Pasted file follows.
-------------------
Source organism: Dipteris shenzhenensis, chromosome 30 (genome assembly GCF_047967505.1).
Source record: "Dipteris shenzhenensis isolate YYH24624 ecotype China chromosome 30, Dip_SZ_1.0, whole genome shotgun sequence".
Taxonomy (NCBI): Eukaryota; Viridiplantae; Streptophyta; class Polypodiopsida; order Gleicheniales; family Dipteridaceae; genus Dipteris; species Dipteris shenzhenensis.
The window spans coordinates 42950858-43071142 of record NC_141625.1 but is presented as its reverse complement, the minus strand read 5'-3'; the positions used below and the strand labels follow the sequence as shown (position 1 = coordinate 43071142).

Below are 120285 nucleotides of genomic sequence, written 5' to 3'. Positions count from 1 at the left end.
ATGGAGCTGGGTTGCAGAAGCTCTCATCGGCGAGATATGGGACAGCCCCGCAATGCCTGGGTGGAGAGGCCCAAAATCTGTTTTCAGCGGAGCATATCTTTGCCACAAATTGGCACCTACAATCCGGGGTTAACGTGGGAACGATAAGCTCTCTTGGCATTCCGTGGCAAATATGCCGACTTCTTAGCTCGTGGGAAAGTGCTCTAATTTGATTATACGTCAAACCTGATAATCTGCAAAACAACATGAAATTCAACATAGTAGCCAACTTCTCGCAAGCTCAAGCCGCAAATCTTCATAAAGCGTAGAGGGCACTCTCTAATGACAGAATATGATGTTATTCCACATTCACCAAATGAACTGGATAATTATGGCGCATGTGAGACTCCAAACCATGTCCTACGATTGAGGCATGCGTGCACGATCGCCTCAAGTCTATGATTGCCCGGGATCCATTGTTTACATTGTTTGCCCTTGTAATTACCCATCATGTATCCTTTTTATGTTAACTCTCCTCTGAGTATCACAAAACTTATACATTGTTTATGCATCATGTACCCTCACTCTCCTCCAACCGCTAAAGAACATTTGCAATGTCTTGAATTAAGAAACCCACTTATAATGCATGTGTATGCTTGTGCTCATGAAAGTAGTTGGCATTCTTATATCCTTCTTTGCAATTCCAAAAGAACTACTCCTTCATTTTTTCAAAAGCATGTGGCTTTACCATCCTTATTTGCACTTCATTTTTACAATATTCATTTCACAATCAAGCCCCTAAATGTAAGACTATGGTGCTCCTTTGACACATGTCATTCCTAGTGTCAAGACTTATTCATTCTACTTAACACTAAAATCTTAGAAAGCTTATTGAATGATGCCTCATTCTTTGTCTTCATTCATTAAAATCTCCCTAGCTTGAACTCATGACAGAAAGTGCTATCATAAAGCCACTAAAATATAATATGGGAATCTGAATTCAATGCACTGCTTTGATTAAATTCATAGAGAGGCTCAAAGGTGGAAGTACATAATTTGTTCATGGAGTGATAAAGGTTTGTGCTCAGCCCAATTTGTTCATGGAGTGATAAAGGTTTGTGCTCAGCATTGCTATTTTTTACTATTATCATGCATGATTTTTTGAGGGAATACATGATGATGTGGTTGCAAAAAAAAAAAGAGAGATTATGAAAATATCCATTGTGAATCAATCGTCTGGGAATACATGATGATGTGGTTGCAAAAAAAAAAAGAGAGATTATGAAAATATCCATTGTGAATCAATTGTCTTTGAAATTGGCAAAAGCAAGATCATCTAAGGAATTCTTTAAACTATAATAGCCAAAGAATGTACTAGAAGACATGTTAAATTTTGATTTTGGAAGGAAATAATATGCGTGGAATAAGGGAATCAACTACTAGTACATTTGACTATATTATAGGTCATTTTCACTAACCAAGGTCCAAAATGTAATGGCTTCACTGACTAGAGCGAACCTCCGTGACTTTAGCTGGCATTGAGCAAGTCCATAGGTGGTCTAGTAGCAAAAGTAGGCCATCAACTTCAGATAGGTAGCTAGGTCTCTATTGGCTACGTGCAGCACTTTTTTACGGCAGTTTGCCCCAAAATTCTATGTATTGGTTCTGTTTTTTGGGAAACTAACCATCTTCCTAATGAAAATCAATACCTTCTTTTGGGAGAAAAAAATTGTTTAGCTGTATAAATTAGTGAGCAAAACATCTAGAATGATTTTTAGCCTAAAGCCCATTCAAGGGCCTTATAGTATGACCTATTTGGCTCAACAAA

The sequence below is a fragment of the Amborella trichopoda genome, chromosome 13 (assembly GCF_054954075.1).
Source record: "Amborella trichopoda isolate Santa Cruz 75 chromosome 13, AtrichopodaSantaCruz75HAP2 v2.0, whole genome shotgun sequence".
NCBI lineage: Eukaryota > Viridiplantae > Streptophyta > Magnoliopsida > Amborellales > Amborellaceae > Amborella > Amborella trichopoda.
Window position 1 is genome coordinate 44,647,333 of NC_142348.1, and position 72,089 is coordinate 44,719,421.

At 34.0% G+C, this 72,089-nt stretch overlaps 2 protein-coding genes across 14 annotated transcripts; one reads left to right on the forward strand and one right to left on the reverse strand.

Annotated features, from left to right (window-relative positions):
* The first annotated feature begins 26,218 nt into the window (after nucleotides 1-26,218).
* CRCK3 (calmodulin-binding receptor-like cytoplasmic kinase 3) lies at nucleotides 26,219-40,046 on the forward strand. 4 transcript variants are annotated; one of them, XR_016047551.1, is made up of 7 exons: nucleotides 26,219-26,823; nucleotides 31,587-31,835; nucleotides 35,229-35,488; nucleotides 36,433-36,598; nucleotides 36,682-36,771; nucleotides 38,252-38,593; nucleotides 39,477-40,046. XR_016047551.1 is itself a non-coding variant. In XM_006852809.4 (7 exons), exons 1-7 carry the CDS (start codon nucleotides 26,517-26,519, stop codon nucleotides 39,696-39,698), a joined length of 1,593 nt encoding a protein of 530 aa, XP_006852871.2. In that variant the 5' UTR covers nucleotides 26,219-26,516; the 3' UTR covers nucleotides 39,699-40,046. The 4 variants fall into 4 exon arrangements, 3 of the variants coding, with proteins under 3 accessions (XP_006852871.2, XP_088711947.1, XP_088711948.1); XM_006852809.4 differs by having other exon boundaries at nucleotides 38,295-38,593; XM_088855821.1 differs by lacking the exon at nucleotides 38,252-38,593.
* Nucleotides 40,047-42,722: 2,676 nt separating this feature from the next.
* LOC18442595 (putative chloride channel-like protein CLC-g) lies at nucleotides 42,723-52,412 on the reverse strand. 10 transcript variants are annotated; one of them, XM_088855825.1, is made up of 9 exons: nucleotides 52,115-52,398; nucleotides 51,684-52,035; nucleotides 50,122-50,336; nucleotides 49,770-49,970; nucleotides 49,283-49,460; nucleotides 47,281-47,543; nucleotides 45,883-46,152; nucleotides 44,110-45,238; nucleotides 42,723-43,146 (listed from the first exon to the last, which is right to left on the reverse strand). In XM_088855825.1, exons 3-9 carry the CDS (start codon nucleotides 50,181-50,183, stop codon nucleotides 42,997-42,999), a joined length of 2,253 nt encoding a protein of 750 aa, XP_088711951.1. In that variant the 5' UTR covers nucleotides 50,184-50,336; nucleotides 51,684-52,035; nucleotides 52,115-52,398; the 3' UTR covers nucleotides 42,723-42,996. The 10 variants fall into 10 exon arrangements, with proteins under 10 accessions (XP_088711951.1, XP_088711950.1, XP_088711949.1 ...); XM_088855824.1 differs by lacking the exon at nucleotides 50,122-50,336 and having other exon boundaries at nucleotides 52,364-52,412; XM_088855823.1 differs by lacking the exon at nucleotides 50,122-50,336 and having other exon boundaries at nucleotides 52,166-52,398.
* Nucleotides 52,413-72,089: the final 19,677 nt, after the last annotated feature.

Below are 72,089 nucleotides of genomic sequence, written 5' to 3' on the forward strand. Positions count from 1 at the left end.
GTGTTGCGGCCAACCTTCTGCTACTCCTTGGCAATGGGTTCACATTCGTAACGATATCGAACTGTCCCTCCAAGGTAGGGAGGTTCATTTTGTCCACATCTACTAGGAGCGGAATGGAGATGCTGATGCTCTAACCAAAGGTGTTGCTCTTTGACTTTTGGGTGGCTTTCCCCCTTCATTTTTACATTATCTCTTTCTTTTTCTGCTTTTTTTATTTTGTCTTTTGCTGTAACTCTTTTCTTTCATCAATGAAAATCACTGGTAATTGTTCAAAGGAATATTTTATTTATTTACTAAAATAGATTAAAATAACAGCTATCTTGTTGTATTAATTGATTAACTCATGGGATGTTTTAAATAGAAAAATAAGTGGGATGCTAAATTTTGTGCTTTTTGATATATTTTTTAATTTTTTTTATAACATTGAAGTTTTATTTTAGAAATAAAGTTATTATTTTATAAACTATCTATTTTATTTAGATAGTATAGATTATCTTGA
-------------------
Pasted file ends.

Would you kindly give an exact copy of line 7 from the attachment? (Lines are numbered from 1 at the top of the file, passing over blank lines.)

The sequence below is a fragment of the Amborella trichopoda genome, chromosome 13 (assembly GCF_054954075.1).